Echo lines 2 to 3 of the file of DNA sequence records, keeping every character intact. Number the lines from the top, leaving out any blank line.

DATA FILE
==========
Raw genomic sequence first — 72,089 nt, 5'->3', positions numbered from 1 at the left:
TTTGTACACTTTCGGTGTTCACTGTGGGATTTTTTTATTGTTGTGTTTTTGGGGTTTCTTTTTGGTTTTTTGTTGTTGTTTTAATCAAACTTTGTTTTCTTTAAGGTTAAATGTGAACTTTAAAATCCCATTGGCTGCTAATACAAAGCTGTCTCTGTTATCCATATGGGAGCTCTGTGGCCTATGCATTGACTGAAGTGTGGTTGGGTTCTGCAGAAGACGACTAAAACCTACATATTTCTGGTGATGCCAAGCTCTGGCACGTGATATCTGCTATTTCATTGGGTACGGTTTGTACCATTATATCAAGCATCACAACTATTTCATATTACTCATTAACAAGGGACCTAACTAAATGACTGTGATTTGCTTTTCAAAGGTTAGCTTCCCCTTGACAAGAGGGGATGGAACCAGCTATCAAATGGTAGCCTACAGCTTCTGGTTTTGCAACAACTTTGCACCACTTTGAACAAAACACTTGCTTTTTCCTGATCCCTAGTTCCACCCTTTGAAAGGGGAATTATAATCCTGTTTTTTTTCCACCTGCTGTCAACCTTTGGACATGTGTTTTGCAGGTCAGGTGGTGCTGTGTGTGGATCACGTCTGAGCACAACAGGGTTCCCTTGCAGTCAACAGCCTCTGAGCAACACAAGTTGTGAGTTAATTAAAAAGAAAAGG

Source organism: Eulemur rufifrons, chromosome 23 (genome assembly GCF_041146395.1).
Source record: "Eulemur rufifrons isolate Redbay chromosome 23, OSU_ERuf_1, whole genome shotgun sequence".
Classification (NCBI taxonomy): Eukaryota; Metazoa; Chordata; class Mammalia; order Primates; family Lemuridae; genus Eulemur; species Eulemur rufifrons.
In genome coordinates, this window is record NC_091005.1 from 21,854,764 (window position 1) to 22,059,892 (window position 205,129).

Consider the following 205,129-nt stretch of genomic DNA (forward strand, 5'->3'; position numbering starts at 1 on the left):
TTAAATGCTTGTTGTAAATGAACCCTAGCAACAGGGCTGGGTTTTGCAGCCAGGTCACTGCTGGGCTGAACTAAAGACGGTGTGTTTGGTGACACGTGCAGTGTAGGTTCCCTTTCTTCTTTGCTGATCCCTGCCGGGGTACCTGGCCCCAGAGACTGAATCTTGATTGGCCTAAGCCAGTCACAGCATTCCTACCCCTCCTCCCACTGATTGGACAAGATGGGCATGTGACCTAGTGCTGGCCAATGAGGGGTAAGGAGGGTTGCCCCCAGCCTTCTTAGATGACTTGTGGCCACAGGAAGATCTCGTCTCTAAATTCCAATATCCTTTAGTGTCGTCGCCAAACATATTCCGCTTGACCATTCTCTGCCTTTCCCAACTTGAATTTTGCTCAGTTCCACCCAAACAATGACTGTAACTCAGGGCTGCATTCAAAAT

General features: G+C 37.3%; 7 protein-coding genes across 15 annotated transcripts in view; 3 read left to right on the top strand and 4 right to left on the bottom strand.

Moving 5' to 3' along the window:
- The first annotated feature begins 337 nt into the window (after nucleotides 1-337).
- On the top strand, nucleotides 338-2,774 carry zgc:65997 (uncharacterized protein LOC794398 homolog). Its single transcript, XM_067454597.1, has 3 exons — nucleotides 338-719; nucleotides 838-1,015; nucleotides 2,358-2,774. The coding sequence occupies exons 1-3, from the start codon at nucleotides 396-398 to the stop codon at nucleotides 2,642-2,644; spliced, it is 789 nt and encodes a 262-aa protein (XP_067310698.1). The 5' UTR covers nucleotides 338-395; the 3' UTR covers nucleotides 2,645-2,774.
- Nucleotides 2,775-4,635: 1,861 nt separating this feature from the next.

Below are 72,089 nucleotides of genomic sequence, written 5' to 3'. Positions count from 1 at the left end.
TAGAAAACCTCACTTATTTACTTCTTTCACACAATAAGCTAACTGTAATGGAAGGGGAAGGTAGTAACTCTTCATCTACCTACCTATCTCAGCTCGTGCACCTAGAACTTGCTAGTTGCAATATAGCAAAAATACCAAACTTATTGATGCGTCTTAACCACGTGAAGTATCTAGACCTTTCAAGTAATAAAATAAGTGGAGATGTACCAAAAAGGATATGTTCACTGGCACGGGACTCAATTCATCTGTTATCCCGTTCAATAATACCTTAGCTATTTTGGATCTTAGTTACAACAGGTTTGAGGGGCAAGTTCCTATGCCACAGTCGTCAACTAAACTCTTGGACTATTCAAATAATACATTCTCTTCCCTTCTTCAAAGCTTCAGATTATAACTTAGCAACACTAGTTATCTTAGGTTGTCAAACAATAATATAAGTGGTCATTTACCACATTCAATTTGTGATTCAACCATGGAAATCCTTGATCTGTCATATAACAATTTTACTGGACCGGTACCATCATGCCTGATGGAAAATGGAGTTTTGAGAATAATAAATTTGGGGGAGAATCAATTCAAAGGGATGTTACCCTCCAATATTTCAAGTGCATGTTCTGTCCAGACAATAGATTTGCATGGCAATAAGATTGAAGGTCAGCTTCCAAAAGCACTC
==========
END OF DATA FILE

TTTGTACACTTTCGGTGTTCACTGTGGGATTTTTTTATTGTTGTGTTTTTGGGGTTTCTTTTTGGTTTTTTGTTGTTGTTTTAATCAAACTTTGTTTTCTTTAAGGTTAAATGTGAACTTTAAAATCCCATTGGCTGCTAATACAAAGCTGTCTCTGTTATCCATATGGGAGCTCTGTGGCCTATGCATTGACTGAAGTGTGGTTGGGTTCTGCAGAAGACGACTAAAACCTACATATTTCTGGTGATGCCAAGCTCTGGCACGTGATATCTGCTATTTCATTGGGTACGGTTTGTACCATTATATCAAGCATCACAACTATTTCATATTACTCATTAACAAGGGACCTAACTAAATGACTGTGATTTGCTTTTCAAAGGTTAGCTTCCCCTTGACAAGAGGGGATGGAACCAGCTATCAAATGGTAGCCTACAGCTTCTGGTTTTGCAACAACTTTGCACCACTTTGAACAAAACACTTGCTTTTTCCTGATCCCTAGTTCCACCCTTTGAAAGGGGAATTATAATCCTGTTTTTTTTCCACCTGCTGTCAACCTTTGGACATGTGTTTTGCAGGTCAGGTGGTGCTGTGTGTGGATCACGTCTGAGCACAACAGGGTTCCCTTGCAGTCAACAGCCTCTGAGCAACACAAGTTGTGAGTTAATTAAAAAGAAAAGG

Source organism: Eulemur rufifrons, chromosome 23 (genome assembly GCF_041146395.1).